How Did Income and Opportunity and Ownership Facts An Urban Institute Project Exploring

An Urban Institute
Project Exploring
Upward Mobility
Opportunity and Ownership Facts
2100 M Street, NW • Washington, DC 20037
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How Did Income and
Wealth Change for
Families Over the
Last Two Decades?
Robert I. Lerman and Henry Chen
No. 1, October 2006
lenders can now loan capital to more risky customers, albeit at higher interest rates than prime
loans. From 1994 to 2003, the subprime mortgage
market grew explosively, rising by an astonishing
25 percent each year.
Still, over 60 percent of the gain in net worth—
or about $60,000—resulted from the appreciation
and ownership of financial assets, net of consumer
and other non-mortgage debt. Nearly all net additions to middle-income borrowing were added
mortgage debt.
1. Data from the Current Population Survey, however, show
The authors thank the Annie E. Casey Foundation for supporting the Opportunity and Ownership Project.
Income (in 2004 dollars)
Net worth (in 2004 dollars)
Over the last two decades, American households
annual household income growth for this middle-income
group at 1.3 percent per year. Some evidence suggests
have generated healthy increases in wealth, but
increased undercounting, since national income account data
only modest increases in income. According to the
reveal yearly growth of 1.8 percent in disposable income, 1.7
Federal Reserve Board’s Surveys of Consumer
percent in compensation, and 1.6 percent per year in wage
Finances (SCF), between 1983 and 2004, middleand salary income (all per household).
income households (between the 40th and 60th
2. Since 1989, the Federal Reserve Board has conducted the SCF
percentiles) gained only about 20 percent in gross
every three years to measure income, assets, and liabilities.
Asset data include bank accounts, mutual funds, stocks, and
income, or an average of less than 1 percent per
401(k) and other defined contribution pensions, as well as
year. However, their net worth—the value of what
automobiles, businesses, and homes (generally the most valuthey own minus the value of what they owe—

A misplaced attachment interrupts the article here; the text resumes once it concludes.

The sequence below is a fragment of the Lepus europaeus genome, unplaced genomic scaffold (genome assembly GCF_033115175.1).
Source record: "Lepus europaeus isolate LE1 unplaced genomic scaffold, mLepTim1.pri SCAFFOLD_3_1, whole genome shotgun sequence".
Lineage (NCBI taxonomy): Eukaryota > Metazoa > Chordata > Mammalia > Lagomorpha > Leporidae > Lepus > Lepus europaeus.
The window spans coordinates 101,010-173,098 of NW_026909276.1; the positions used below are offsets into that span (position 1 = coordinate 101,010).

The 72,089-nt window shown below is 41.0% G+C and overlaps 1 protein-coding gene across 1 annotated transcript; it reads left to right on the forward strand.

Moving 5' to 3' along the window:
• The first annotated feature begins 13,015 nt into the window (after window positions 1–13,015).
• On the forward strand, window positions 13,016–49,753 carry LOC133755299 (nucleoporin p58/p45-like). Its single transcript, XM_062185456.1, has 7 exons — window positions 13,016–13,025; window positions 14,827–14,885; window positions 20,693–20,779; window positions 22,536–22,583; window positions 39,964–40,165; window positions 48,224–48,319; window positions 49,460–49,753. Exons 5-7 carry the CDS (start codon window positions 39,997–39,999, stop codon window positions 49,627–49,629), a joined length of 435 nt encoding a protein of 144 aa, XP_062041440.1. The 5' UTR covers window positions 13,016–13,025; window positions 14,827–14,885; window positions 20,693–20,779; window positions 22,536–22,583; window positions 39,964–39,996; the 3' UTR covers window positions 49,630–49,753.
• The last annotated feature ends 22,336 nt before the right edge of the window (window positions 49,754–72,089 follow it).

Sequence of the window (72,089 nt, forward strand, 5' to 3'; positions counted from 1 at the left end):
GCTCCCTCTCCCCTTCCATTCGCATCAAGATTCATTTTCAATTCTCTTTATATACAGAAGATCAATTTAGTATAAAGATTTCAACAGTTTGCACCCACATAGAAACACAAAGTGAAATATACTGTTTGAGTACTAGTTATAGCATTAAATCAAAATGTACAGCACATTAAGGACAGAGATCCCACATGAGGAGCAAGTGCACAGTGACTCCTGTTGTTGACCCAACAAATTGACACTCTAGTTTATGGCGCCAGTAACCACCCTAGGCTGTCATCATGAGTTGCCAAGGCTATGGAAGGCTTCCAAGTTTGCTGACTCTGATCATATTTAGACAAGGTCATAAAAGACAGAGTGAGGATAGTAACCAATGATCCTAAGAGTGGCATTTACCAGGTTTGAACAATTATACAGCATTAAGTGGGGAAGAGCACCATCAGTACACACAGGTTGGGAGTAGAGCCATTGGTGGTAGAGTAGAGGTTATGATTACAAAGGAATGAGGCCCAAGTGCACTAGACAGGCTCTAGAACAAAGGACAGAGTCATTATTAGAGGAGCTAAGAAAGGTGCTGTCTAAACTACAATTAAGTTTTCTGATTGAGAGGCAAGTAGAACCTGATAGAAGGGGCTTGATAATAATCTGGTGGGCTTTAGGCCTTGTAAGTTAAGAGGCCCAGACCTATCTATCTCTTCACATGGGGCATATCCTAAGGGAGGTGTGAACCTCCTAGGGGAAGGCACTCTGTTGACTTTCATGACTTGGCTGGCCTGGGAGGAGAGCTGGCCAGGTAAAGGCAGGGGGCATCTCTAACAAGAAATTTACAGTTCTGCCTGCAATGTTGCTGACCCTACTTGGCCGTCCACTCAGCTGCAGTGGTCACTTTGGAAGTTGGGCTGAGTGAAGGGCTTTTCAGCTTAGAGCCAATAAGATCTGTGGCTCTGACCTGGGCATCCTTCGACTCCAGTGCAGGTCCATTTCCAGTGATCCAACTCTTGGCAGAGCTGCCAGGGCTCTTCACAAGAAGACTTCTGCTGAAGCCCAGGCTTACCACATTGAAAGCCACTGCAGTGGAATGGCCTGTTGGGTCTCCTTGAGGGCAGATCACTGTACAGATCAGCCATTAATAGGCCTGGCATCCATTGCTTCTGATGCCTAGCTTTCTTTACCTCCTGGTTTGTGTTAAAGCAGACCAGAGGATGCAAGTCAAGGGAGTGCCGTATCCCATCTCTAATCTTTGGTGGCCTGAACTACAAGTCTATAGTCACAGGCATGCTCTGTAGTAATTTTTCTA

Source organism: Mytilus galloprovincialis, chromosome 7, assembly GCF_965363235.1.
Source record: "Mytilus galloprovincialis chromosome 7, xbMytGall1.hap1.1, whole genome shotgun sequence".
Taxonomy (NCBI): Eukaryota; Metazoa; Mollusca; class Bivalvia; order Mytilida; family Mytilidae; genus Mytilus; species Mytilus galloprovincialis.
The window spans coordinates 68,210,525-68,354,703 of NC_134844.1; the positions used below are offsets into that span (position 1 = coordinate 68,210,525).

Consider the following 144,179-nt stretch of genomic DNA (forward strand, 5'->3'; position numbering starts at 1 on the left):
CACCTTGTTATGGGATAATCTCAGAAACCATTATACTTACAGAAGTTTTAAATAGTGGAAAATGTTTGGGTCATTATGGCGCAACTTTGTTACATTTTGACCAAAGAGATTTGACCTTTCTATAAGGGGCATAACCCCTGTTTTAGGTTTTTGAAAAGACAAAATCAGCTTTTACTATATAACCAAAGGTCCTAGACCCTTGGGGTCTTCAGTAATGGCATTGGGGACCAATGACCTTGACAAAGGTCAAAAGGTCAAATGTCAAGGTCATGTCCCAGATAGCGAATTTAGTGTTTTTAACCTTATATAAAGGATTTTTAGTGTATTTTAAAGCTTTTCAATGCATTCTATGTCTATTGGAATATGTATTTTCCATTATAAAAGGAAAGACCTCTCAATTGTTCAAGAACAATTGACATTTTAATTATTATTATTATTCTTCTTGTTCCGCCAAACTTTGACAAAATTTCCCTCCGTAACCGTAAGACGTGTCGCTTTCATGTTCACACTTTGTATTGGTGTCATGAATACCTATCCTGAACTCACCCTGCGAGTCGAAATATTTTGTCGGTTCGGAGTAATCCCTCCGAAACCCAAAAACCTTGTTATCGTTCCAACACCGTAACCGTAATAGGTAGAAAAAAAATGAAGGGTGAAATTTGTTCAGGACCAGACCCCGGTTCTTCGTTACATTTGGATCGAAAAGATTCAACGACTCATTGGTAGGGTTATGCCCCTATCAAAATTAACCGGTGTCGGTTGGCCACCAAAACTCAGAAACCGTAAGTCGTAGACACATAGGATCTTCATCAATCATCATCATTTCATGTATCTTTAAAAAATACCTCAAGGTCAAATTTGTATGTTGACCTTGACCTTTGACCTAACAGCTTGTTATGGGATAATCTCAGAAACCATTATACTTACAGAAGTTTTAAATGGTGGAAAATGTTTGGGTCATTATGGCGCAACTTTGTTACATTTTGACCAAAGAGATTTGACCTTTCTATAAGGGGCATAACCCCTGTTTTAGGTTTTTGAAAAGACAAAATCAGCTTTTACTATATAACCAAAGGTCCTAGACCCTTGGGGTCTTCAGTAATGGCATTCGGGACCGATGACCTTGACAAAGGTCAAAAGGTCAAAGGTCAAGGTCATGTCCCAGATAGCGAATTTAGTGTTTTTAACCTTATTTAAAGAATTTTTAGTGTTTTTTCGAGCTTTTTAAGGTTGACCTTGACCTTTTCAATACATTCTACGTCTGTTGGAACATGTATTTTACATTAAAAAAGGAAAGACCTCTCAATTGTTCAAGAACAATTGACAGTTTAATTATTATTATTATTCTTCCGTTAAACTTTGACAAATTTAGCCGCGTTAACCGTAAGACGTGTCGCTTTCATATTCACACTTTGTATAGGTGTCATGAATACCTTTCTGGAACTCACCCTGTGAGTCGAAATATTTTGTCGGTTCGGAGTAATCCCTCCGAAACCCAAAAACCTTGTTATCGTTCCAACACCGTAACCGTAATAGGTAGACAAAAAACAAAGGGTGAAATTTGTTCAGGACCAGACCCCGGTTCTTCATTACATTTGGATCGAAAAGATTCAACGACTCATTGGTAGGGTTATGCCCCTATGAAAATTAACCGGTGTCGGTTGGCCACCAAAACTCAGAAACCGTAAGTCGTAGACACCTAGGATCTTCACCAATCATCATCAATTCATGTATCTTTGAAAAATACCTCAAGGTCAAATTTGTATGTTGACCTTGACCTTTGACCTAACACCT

able household asset). The SCF excludes most consumer
jumped by over 100 percent, a rapid growth of 3.35
durables such as furniture or appliances, the current value of
defined benefit pensions, and future Social Security payments.
percent per year. These families’ debt rose by
$40,000 (over 200 percent), but it
was overshadowed by a $140,000
Growth in Net Worth and Income for Middle-Income Households, 1993–2004
increase in assets.2
Nearly 40 percent of this
increased net worth came from
the housing market. Mortgage
Net worth
(102 percent growth
debt rose about $30,000, but home
from 1983 to 2004)
values increased by $70,000. Some
gains in housing wealth resulted
from rising homeownership rates;
the share of middle-income
households owning homes
(20 percent growth
increased from about 60 percent
from 1983 to 2004)
in 1983 to 71 percent in 2004.
Liberalized lending policies
played a role in expanding debt.
Using more sophisticated technologies to price credit based on Source: Robert Lerman and Henry Chen, The Urban Institute (2006).
Calculations are based on the 1983, 1989, 1992, 1995, 1998, 2001, and 2004 Surveys of Consumer
individual risk factors and char- Notes:
Finance, Federal Reserve Board. Middle-income households are defined as those between the 40th and 60th
percentiles of income.
acteristics, banks and other